But there are many barriers to adoption. HVO remains much more expensive than diesel fuel, and lacks a national pipeline network for deliveries. Crosby says that market demand can solve these problems, but someone needs to go first.     

“We have made a full commitment that we deploy HVO fuel,” he said. “Right now, it’s more than two times the cost of diesel. All we need is for the industry to adopt this and the price goes way lower. If everyone went to HVO fuel, we’d get pipelines. And how much less emissions would there be?”

“We’re here to show that we’re using it and it works,” said Wayne Watson, the VP of North America Operations for Compass, in a session at last fall’s 7x24 Exchange conference. “It’s really a call to action for other companies in our industry to use HVO. Until those orders are placed, we’ll keep going. But we expect things to change."

“It’s tough to pay more for fuel for our generators because it’s the right thing to do,” said Watson. “But it IS the right thing to do. We want people to use HVO.”

Adoption is growing in Europe, where Amazon Web Services, Digital Realty and Kao Data are using HVO, and Microsoft is using a form of biodiesel. In North America, STACK Infrastructure and Equinix have tested HVO in some of their facilities.

Compass seeks incremental gains in sustainability across its construction operation, Crosby said. That includes:

  • Using Fiberglass Reinforced Polymers (FRP) in place of steel. FRP is a strong composite material that resists corrosion, and is also being used by Aligned Datacenters
  • Adopting helical piers in place of concrete slabs and footings in some data center builds. Helical piers are like large screws that are installed in the ground below the frost line to provide structural support.
  • Examining more sustainable materials to get the most efficient temperature management in ducting and piping materials for data centers.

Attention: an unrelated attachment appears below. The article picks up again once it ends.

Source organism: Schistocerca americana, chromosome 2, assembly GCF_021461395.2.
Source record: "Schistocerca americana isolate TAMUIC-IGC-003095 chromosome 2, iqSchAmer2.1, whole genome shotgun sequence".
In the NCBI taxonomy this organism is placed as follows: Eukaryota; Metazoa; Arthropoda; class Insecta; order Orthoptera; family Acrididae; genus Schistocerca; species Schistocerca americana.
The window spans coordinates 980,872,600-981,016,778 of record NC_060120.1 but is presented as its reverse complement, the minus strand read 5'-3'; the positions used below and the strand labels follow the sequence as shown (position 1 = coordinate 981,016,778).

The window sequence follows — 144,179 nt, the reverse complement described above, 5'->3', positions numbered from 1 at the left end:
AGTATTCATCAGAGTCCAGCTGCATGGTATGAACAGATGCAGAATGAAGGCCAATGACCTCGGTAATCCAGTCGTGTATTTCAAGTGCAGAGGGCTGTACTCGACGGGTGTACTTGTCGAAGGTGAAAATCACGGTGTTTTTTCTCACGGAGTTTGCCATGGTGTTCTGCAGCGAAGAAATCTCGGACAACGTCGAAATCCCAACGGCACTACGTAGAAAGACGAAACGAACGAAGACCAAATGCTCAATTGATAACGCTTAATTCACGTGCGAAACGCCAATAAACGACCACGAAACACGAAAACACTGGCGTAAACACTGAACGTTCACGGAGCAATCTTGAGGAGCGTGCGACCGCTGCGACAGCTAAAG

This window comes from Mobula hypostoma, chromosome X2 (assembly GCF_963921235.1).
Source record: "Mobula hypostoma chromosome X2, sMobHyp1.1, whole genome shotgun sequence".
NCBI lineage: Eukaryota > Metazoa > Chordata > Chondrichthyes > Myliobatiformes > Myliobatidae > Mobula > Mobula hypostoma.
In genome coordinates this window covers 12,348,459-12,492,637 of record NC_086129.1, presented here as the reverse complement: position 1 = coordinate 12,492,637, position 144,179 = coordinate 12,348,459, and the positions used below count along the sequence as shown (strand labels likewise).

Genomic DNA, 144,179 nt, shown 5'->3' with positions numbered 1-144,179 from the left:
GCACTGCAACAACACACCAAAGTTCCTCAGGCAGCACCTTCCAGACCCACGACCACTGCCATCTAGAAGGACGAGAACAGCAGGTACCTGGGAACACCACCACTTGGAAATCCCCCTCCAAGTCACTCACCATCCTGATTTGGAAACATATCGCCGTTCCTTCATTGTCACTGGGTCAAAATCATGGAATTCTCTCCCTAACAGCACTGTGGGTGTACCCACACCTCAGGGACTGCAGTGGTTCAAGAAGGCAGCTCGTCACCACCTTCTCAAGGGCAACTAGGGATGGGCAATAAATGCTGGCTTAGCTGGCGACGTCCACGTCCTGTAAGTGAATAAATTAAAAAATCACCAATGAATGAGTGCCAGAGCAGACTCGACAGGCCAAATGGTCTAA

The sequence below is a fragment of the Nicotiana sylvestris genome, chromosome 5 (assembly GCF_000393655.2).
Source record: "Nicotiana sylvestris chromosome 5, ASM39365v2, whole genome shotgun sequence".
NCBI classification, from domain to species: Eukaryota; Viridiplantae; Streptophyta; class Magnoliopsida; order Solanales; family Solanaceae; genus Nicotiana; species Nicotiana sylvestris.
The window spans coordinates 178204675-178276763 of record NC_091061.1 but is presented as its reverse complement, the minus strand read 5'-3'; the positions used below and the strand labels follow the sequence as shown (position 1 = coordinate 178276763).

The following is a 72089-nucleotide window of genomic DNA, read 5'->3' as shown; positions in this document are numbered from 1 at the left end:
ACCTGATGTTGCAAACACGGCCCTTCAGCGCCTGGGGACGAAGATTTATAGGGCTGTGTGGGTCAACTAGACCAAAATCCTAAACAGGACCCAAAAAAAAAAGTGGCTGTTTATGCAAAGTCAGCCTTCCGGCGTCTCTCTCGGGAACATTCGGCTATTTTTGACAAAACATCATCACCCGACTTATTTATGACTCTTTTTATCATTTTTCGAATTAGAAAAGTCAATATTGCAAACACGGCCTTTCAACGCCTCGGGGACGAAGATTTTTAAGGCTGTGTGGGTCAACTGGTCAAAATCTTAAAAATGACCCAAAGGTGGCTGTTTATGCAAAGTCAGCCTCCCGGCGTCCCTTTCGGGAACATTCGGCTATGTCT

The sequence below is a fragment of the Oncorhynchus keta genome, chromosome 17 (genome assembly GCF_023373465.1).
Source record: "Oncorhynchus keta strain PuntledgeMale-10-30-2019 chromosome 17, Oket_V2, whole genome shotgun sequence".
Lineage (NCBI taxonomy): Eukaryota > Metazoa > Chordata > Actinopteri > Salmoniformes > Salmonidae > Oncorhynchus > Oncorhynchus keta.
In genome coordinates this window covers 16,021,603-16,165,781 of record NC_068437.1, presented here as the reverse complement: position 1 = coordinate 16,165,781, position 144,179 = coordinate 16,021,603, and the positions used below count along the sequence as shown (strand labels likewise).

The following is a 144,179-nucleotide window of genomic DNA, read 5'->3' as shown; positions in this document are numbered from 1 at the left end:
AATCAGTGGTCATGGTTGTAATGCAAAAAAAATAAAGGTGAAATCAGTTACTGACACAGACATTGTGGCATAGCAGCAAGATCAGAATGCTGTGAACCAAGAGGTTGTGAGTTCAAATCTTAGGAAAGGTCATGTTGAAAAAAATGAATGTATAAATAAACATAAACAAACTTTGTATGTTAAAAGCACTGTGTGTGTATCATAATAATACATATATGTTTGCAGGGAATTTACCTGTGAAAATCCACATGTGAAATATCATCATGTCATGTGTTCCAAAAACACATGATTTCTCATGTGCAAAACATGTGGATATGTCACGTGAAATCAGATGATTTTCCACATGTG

Thinking in 100-Year Timelines

The data center industry has a long track record of innovation, which often moves faster in software and hardware than in the trades. As a result, Crosby sees lots of opportunity for continuing improvement.   

“Data centers don't need to be built like snowflakes all the time,” he said. “You can optimize a site for 'what's the best way for me to build on this site.'”

Sustainability also requires thinking differently about the lifespan of a project.

“Are you thinking in 100-year timelines?” Crosby said in his keynote address at BUILD. “If you're thinking about sustainability, you should be. Are data center campuses ever going to go away? Think about how many enterprises have 35- to 40-year-old data centers that are still kicking.”

Novak has a long history of thought leadership in applying new technology and methodologies to make construction faster, cheaper, safer and more efficient. She says the data center sector has an opportunity to pioneer sustainable infrastructure across the world. She notes that Africa could support up to 350 megawatts of new data center construction.  

"That's basically a blank slate," said Novak. “Digitizing everything is changing the way we live. There's lots of new normals in today's world. These data centers are being built at such a rapid pace."

“This is a noble profession,” said Novak. “How do we do this better? We've got work to do. It's incumbent on us to figure this out.”        

About the Author

Rich Miller

I write about the places where the Internet lives, telling the story of data centers and the people who build them. I founded Data Center Knowledge, the data center industry's leading news site. Now I'm exploring the future of cloud computing at Data Center Frontier.